Perhaps nothing so well illustrates the widespread demoralization of the Argentinian economy as the bizarre arrest of Julio Gonzalez del Solar, president of the Argentinian central bank, on his return home from New York, where he was trying to renegotiate the huge Argentine debt.

The government forced a local judge, who had charged Gonzalez with misconduct and treason, to back off. But the incident served to underline the fact that erratic behavior may be the rule, rather than the exception, in Argentina, which, like other Latin American nations, is in real-- if not technical--default on its debt.

The next stage in a worrisome scenario could be outright repudiation of the debt.

On Sunday Argentinians will go to the polls for their first election in 10 years, to choose a civilian regime to replace the generals who blundered into the Falklands war. The guessing is that the Peronista candidate, Italo A. Luder, will eventually win out over Raul Alfonsin, candidate of the left-of-center Radical Civic Union, perhaps after a runoff.

The military regime controlling Argentina for the past eight years has dragged the nation into what most observers rate as the worst crisis in its history. Not only is Argentina the world's third largest debtor (about $40 billion), but the current annual rate of inflation is well over 400 percent, and economic growth has been zero for the entire time.

Against this backdrop of deteriorating social conditions, there has been a distressing upsurge of anti-Semitic violence that has sent tremors through the seventh-largest Jewish community in the world. The Reagan administration has publicly deplored this outburst.

But this sickening behavior will not delay the State Department's intention to certify to Congress that Argentina has made significant progress on human rights. This would once again make Argentina eligible to get military equipment from this country.

"Large-scale arms sales are not contemplated," Assistant Secretary of State Elliott Abrams said in a telephone interview. But he contends that Argentina is on its way to becoming a democratic country, "although the picture is not unblemished."

Meanwhile, because Argentina is in arrears on loan payments, the IMF has cut off further lending. In effect, all IMF and commercial bank-loan arrangements are in limbo until after the election, when the IMF will send a mission to Buenos Aires to discuss the situation with newly elected officials.

It is clear that, at a minimum, any new government will demand more generous terms. At a maximum, it may take things in its own hands, and turn the de facto default that now exists into a real one.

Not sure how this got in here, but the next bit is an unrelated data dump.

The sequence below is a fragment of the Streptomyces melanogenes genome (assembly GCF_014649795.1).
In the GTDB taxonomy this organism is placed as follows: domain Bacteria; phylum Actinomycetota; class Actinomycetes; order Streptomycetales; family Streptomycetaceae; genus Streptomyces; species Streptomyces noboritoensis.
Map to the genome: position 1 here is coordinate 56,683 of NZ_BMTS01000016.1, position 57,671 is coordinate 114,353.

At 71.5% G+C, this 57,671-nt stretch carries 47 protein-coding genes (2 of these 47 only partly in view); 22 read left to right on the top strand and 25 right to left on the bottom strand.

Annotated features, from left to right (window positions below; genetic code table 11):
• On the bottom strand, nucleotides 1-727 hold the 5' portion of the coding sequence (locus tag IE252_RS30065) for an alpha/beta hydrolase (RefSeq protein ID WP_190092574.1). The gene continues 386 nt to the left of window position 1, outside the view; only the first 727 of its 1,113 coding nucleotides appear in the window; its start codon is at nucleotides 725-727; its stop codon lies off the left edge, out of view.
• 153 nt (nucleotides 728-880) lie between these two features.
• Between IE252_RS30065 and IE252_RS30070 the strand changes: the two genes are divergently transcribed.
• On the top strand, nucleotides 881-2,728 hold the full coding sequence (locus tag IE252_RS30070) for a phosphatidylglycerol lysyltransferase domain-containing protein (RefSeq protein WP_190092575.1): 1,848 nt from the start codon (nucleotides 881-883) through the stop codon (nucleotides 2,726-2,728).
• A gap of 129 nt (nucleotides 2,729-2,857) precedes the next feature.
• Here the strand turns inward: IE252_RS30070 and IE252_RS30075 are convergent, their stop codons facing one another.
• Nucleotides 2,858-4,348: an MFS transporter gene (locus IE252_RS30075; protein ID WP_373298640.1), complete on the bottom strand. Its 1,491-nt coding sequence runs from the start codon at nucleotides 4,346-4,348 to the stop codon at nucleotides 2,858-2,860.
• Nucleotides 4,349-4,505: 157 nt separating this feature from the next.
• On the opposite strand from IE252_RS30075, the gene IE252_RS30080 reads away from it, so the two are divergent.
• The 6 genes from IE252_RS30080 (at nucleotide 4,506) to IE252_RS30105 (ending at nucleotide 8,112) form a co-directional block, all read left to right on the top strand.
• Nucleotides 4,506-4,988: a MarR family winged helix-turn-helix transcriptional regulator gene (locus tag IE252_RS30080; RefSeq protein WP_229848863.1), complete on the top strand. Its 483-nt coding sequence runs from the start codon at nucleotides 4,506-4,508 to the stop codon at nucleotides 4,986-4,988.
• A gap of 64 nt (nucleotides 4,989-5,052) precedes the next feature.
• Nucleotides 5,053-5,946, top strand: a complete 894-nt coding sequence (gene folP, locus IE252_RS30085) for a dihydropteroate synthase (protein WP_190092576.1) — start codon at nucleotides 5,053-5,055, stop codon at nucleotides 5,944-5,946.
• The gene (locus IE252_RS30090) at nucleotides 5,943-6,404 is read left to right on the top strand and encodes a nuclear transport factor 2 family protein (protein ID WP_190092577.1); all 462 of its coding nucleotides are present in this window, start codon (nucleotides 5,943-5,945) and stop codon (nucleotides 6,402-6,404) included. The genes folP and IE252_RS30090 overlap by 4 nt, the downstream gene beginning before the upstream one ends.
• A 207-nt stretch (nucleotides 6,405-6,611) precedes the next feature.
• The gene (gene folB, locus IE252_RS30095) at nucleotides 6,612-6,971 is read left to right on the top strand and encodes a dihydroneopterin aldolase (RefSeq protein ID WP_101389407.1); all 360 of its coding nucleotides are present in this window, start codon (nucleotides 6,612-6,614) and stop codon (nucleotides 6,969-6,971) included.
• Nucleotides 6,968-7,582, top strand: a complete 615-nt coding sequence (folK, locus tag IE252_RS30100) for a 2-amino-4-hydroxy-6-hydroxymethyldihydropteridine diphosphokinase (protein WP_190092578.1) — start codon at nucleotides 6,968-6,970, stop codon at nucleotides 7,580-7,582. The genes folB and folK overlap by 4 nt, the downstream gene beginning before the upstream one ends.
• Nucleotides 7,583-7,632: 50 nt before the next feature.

The argument would be that the debt was contracted for by a previous, discredited regime, and need not be honored. The Economist (of London), concluding that a default by a new Peronist regime is possible, quotes a "semi-educated" Peronist technocrat as follows:

"If we imposed successful exchange controls, the country need not be even desperately shorter of foreign exchange than it has been in recent years, especially as we will not be buying so many Exocets (missiles). So it is not vital for Argentina to curry favor with foreign banks, at the expense of allowing the IMF to impose cruel policies on our shirtless ones."

If a new Argentine government--or any other major debtor nation--should follow such a policy, going from a de facto default that it is trying to work out with the IMF and its bankers to an outright repudiation, it could trigger an international financial panic.

Banking regulators here and in Europe, who have been turning the other cheek, would be forced to require that the banks tell the truth about the situation on their balance sheets. If the repudiation scheme spreads, economist Alan Greenspan recently observed, it "would heighten the possibility that international banks could have their capital virtually wiped out."

The Economist suggests that such a crisis would not happen, because the world's banking authorities would not require a 100 percent write-off of bad loans. But this is sheer conjecture. What is clear is that there would be a tremendous psychological shock to financial markets. Obviously, affected banks could not carry on normal lending operations in their domestic economies. Greenspan believes that in the United States, the "required" bail-out by the Federal Reserve would run to "many billions of dollars." That would pose a new inflationary threat, probably requiring an offsetting, tighter monetary policy.

Greenspan agrees that the most likely result would fall short of the worst-case scenario. But equally unlikely is the possibility that the banks can skinny by as they have in the past year, pretending that all of the loans they've made to the Third World are worth 100 cents on the dollar. Greenspan's best guess: an unresolved debt crisis will result in unsettling damage to the financial system for "several years."